A series about Pakistanis who struggled for freedom and rights and were persecuted for their endeavours
“A time will come when this State will destroy itself … if Pakistan eliminates non-Muslims from its folds and forms a Muslim state, Islam will be destroyed in Pakistan.”
Husseyn Shaheed Suhrawardy – Address to the Constituent Assembly – March 6, 1948
Few politicians stand out as ardent fighters for democracy or for secular politics in our history. Even fewer can claim to be populist leaders at the same time. One such man was Husseyn Shaheed Suhraward. Born in 1892 in West Bengal, into a family of disciples of Hazrat Abdul Qadir Gilani, he went on to become a pivotal figure in the Pakistan Movement and an ardent campaigner for democratic rights after Independence. His maternal grandfather, Maulana Ubaidullah al-Obaidi, was a devoted supporter of Sir Syed Ahmed Khan and a founding member of the Mohammedan Anglo-Oriental College. After obtaining a Master’s degree in Arabic to fulfil his mother’s wishes – who although a veiled woman was the first to pass the Senior Cambridge examination from the region – Suhrawardy went to Oxford and was called to the Bar at Gray’s Inn in 1918.
Returning to India, he entered politics with active involvement in the Khilafat Movement and was elected to the Bengal Legislative Assembly in 1921. His fiery opposition to the Whipping Bill brought him to the Congress leaders’ attention, and soon he and his mentor, C.R. Das, together inked the Bengal Pact, which aimed to establish communal harmony. His leadership during the 1926 riots and labour union formations and the 1933 Round Table Conference raised his profile with the public. It was also at this point that Suhrawardy learnt Bengali in order to connect with the masses, something unique amongst aristocratic, foreign-educated elite Muslim Leaguers.
Becoming Secretary of the Bengal Provincial Muslim League, he led the party to respectable results in the 1936 elections, when a coalition was formed with Fazlul Haq’s KPP. His leadership in the 1943 famine brought him greater public recognition and he was elected Prime Minister of Bengal in 1946, as the party swept the elections in contrast to the performance of the Muslim League in other Muslim-majority provinces. While he was often heroic in these days of turmoil, the Direct Action Day and subsequent riots were the lowest points of his political career. After the United Bengal scheme failed to materialize, Suhrawardy joined hands with Gandhi to establish peace among rioting communities. Gandhi is reported to have said: “Jinnah – there is your statesman; Liaquat – there is your politician; Suhrawardy – there is your leader.”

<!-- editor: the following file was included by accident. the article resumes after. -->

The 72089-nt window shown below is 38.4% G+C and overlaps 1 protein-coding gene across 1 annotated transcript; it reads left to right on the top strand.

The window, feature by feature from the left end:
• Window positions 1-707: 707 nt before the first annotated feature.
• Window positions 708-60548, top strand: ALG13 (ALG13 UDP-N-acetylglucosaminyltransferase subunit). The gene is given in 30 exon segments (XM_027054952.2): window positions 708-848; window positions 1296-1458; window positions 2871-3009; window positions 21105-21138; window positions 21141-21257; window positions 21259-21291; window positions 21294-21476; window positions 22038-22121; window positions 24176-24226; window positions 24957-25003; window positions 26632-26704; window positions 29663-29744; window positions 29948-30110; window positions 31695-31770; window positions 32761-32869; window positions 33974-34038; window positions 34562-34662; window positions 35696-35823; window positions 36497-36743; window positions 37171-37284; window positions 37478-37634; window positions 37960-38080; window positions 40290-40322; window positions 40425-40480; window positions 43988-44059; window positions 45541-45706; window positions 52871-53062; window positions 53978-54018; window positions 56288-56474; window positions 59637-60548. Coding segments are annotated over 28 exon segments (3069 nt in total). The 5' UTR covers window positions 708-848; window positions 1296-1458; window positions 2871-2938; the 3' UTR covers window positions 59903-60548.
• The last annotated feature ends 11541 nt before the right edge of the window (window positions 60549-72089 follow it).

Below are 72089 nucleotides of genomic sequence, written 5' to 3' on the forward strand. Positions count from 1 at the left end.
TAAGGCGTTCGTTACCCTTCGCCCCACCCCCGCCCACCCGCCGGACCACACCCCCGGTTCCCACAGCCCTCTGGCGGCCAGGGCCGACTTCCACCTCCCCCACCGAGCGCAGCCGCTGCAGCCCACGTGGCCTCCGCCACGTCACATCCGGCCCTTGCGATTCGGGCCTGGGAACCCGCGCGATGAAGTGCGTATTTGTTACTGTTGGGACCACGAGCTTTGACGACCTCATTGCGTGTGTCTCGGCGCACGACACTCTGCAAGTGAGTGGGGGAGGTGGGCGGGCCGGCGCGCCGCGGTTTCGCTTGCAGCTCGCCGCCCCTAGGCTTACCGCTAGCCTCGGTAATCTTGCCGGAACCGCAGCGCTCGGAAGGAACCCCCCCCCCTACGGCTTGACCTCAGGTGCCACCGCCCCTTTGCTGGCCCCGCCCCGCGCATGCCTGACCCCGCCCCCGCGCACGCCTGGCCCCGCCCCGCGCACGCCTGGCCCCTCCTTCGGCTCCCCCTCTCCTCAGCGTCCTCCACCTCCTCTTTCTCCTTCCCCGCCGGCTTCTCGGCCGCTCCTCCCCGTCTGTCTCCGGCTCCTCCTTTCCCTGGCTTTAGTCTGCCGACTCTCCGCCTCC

If the words in Jinnah’s August 11 speech are considered to be the most memorable spoken on the rights of minorities in this country, then Suhrawardy outshone him in his first speech to the constituent assembly in March, where he made a direct appeal for minority rights. As recounted by his cousin and former diplomat, Shaista Ikramullah, he always made the distinction between a Muslim state and an Islamic state; his opposition to the role of religio-political parties speaks for itself. The issue of his Indian nationality became a burning one, and unable to get permanent residency in Pakistan he was extradited and his seat in the constituent assembly declared vacant in 1949.
After Independence, Suhrawardy recognized his differences with the Muslim League leadership and set himself on the path to establish what would become the most prominent opposition party in Pakistan, the Awami League. It was founded on March 18, 1950 and cashed in on the support of Bhashani’s “East Pakistan Awami Muslim League” and the Pir of Manki Sharif’s “Frontier Awami Muslim League”. An additional alliance with the Nawab of Mamdot led to the formation of the Jinnah Awami Muslim League, which won quite a few seats in the Punjab general elections and a handful in the frontier elections. But differences over the Basic Principles Report led to Mamdot’s expulsion from the party and ultimately the party’s breakup after only three years. Further defections resulted in the decline of popular electoral support in the western wing of the country and the All Pakistan Awami League was more or less reduced to a presence in East Pakistan. A coalition with A K Fazlul Haq’s Krishak Sramik Party enabled it to defeat the Muslim League in East Pakistan, but the short-lived Fazlul Haq ministry was dismissed by the Governor General and many leaders were imprisoned. Suhrawardy returned from a convalescing trip in December 1954 and was sworn in as Law Minister.
As Ayesha Jalal notes in her masterpiece, “The State of Martial Rule”, Suhrawardy was “the only Bengali of national stature who could claim a base of support in the eastern wing” and “had a penchant for stunning oratory”. Still, Suhrawardy accepted the Prime Ministership after having agreed to three things: that he would not alter the pro-western foreign policy; that he would not meddle with the army; and that he would keep the Bhashani and the left wing of the Awami League under control.